Through the cooperation and dedication of the Army TACMS Project Office, the prime contractor, and the contracting officer, Army TACMS production was accelerated to support ODS. On 15 September 1990, the production contract was modified to accelerate the delivery of 20 M39 Guided Missile and Launching Assemblies from CY 1991 to CY 1990. The contract was modified again on 28 January 1991 to accelerate delivery of another 48 M39s to be completed by May 1991. When Operation Desert Shield began in August 1990, the Army only had 20 Army TACMS missiles in its inventory. By the end of the ground war, however, LTV [the prime contractor] had assembled and shipped 105 missiles to the Middle East.

Between August 1990 and February 1991, LTV also responded on short notice to multiple requests to accelerate deliveries of Army TACMS spare parts and divert shipments of M39s for delivery to SWA in support of ODS. In addition, the contractor provided support to the Army Depot in Germany so that checkout and repair of the M39s could be accomplished quickly and returned to Saudi Arabia with minimal delay. Not only were the aforementioned accomplishments achieved with a system in an early production phase but this successful effort was completed without sacrifice to the reliability and integrity of the missile system. In fact, the Army TACMS proved to be one of the most outstanding high- tech systems deployed to SWA.

By March 2016 Lockheed Martin had restarted its Tactical Missile System (TACMS) production line at the company’s facility in Camden, Arkansas. For more than 20 years, TACMS (formerly ATACMS) was assembled on-budget and on- or ahead of schedule at the company’s facility in Horizon City near El Paso, Texas. In order to consolidate all of Lockheed Martin’s Precision Fires missile and rocket production at its Camden Operations, TACMS production was temporarily suspended in 2014 and relocated to Camden. AN RFI was looking at sustained annual production rates of 200 ATACMS with an option to surge to 320/year.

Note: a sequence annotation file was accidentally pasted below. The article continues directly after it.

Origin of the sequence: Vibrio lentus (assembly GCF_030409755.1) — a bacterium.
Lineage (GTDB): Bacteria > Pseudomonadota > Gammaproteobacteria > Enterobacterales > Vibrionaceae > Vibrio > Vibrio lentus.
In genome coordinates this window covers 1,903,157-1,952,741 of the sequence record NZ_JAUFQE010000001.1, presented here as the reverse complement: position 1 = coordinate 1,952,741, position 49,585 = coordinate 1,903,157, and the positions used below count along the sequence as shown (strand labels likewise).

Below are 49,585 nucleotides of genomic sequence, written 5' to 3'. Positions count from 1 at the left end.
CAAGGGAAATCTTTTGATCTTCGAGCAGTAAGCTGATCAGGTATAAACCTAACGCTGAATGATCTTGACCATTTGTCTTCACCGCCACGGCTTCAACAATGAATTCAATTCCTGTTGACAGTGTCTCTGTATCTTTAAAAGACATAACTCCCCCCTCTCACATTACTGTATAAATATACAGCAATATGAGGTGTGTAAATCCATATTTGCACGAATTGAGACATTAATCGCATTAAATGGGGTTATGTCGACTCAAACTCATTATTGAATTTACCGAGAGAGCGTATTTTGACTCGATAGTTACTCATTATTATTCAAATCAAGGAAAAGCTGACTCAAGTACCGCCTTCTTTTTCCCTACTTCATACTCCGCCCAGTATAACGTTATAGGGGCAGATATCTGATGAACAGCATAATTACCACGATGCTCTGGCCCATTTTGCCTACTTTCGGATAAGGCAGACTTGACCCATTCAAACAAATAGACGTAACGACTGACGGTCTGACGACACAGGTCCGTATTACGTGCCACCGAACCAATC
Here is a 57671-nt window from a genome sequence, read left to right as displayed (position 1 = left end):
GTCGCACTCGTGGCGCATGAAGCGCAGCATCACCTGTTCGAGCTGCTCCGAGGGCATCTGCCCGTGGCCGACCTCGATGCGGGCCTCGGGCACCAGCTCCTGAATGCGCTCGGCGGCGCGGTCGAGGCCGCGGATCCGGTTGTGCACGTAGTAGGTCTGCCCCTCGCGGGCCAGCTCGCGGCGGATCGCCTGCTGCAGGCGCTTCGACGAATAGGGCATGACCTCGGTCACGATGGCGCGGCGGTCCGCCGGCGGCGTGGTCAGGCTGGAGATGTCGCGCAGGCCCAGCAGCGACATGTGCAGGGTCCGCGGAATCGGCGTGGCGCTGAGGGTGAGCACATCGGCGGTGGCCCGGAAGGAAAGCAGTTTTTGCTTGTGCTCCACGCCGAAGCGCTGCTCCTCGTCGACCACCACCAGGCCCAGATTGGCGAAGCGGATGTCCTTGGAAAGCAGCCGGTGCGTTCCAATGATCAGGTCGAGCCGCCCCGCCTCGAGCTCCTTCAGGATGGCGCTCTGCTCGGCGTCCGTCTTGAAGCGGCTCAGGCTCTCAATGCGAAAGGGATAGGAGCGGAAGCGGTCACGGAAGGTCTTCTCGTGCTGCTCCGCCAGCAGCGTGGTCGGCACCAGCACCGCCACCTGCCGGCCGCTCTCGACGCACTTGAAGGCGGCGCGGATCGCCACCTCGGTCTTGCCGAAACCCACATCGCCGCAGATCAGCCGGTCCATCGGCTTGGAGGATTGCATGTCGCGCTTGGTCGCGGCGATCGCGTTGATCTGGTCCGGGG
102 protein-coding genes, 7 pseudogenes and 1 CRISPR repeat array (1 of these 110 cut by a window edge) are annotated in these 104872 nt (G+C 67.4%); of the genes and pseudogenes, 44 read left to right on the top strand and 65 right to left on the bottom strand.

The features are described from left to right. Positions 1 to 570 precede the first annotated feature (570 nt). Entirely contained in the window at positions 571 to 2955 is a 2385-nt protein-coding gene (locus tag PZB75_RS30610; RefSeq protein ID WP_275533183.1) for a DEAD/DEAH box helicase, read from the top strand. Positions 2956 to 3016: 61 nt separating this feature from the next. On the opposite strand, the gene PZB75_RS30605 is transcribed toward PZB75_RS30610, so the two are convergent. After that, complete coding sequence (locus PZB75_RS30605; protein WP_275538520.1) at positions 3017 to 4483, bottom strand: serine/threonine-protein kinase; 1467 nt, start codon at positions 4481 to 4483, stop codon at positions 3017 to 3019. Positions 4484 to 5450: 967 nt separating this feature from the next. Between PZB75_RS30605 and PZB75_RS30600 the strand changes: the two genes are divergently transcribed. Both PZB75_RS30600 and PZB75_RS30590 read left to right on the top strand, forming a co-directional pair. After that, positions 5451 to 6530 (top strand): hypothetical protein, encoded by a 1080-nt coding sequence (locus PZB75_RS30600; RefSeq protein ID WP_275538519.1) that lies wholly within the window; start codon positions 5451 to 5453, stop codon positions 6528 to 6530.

“Restarting the TACMS production is excellent news for our customers seeking deep precision fire support,” said Ken Musculus, vice president – Tactical Missiles at Lockheed Martin Missiles and Fire Control. “This production re-start will yield greater flexibility and significant cost-savings on a program with a rich history of reliability, affordability and mission success.”

TACMS is a combat-proven precision deep-strike system with readiness rates exceeding 98 percent since the program’s initial fielding in 1990. Providing quick-reaction firepower with ranges up to 300 kilometers, the TACMS missiles can be fired from the entire family of MLRS launchers, including the lightweight High-Mobility Artillery Rocket System (HIMARS).

Each TACMS missile is packaged in an MLRS launch pod and is fired from the MLRS family of launchers. TACMS is the only long-range tactical surface-to-surface missile ever fired in combat by the U.S. Army. Almost 600 TACMS have been employed to date, with the system demonstrating extremely high rates of combat accuracy and reliability.